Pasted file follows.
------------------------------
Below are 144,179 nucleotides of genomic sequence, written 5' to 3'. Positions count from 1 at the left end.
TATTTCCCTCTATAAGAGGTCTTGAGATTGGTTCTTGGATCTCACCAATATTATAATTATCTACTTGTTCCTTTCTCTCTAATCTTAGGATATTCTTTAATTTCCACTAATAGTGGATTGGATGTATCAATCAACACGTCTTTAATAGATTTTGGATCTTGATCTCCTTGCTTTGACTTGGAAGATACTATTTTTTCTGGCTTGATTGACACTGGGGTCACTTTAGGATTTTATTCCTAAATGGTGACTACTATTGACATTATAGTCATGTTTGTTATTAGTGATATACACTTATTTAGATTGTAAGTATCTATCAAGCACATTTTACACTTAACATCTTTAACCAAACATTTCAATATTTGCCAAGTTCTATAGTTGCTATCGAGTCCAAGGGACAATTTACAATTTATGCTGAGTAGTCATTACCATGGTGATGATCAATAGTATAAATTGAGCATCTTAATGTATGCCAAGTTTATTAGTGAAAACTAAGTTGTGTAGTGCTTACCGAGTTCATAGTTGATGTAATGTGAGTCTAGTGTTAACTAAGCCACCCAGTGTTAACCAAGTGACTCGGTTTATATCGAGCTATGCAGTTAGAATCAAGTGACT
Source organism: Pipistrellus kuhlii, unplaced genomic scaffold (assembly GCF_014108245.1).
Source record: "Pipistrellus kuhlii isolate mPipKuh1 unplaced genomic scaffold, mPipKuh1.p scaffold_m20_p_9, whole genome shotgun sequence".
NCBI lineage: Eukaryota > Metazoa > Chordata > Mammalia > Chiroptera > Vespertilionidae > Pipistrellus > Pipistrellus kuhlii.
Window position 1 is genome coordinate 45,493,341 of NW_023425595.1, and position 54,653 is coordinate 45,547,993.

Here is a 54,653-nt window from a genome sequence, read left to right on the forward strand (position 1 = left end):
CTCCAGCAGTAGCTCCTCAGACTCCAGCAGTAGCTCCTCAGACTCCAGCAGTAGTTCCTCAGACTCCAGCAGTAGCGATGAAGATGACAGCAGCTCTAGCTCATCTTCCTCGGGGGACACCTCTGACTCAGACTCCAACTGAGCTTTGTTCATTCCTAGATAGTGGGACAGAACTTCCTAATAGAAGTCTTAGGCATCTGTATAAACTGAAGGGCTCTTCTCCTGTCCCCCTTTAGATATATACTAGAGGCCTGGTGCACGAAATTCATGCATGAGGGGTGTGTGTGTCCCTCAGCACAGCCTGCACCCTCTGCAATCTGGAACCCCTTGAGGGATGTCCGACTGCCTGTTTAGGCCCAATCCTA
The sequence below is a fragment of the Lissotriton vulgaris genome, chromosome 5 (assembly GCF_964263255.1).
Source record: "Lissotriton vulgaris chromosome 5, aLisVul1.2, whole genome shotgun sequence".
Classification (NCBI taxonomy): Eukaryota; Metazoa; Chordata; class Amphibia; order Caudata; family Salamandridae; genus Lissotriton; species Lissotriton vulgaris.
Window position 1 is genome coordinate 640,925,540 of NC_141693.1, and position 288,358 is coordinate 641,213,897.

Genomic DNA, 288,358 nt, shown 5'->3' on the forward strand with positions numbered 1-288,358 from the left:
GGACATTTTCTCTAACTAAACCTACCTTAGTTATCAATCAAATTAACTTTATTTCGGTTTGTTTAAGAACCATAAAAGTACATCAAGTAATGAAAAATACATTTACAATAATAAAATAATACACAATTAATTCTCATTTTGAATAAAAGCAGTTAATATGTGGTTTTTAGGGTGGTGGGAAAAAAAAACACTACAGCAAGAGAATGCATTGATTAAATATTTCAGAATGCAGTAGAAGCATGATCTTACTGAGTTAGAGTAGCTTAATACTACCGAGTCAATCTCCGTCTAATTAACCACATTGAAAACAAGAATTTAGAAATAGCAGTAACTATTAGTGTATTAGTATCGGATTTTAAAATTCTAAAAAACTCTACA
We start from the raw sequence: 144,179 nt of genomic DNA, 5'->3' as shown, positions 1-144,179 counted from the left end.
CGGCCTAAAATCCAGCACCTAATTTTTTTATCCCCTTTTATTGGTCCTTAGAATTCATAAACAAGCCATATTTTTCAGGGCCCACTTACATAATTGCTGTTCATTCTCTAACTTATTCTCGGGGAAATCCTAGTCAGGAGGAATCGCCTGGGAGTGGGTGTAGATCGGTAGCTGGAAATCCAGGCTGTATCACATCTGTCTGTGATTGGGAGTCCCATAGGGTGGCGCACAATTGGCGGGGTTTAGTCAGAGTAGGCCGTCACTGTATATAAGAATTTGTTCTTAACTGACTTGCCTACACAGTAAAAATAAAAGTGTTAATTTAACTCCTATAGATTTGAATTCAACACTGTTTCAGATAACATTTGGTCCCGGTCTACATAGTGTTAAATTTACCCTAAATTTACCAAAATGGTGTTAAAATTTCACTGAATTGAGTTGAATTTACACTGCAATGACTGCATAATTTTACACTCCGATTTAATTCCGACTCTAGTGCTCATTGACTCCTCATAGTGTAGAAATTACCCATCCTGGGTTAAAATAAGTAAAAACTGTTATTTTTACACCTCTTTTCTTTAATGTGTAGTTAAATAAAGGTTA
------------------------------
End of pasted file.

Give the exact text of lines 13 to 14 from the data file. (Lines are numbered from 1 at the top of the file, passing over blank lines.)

Genomic DNA, 288,358 nt, shown 5'->3' on the forward strand with positions numbered 1-288,358 from the left:
GGACATTTTCTCTAACTAAACCTACCTTAGTTATCAATCAAATTAACTTTATTTCGGTTTGTTTAAGAACCATAAAAGTACATCAAGTAATGAAAAATACATTTACAATAATAAAATAATACACAATTAATTCTCATTTTGAATAAAAGCAGTTAATATGTGGTTTTTAGGGTGGTGGGAAAAAAAAACACTACAGCAAGAGAATGCATTGATTAAATATTTCAGAATGCAGTAGAAGCATGATCTTACTGAGTTAGAGTAGCTTAATACTACCGAGTCAATCTCCGTCTAATTAACCACATTGAAAACAAGAATTTAGAAATAGCAGTAACTATTAGTGTATTAGTATCGGATTTTAAAATTCTAAAAAACTCTACA